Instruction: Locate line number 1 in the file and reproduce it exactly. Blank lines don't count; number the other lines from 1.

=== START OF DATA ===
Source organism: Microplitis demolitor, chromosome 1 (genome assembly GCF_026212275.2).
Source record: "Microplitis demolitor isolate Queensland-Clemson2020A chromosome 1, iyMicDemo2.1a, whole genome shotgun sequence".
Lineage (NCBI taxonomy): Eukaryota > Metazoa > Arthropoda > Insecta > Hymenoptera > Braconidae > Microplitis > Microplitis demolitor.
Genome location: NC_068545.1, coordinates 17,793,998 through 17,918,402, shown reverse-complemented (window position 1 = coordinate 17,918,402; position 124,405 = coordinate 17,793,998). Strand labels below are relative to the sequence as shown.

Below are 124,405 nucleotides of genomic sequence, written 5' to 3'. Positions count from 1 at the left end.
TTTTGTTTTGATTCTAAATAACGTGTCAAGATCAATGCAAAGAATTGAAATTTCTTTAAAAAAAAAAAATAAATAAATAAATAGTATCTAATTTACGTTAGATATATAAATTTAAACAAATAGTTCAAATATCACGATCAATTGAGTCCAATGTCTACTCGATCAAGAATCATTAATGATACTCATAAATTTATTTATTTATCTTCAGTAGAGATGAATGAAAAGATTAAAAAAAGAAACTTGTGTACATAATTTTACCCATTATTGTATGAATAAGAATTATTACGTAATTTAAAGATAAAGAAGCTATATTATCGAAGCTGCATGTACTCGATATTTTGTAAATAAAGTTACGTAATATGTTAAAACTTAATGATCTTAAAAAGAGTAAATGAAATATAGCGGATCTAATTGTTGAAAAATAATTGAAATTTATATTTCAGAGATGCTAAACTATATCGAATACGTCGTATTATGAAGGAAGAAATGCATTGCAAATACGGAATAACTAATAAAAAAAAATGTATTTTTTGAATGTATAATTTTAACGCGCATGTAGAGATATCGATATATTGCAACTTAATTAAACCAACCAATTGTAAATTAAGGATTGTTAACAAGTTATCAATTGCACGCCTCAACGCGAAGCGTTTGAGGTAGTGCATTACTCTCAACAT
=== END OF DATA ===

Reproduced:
Source organism: Microplitis demolitor, chromosome 1 (genome assembly GCF_026212275.2).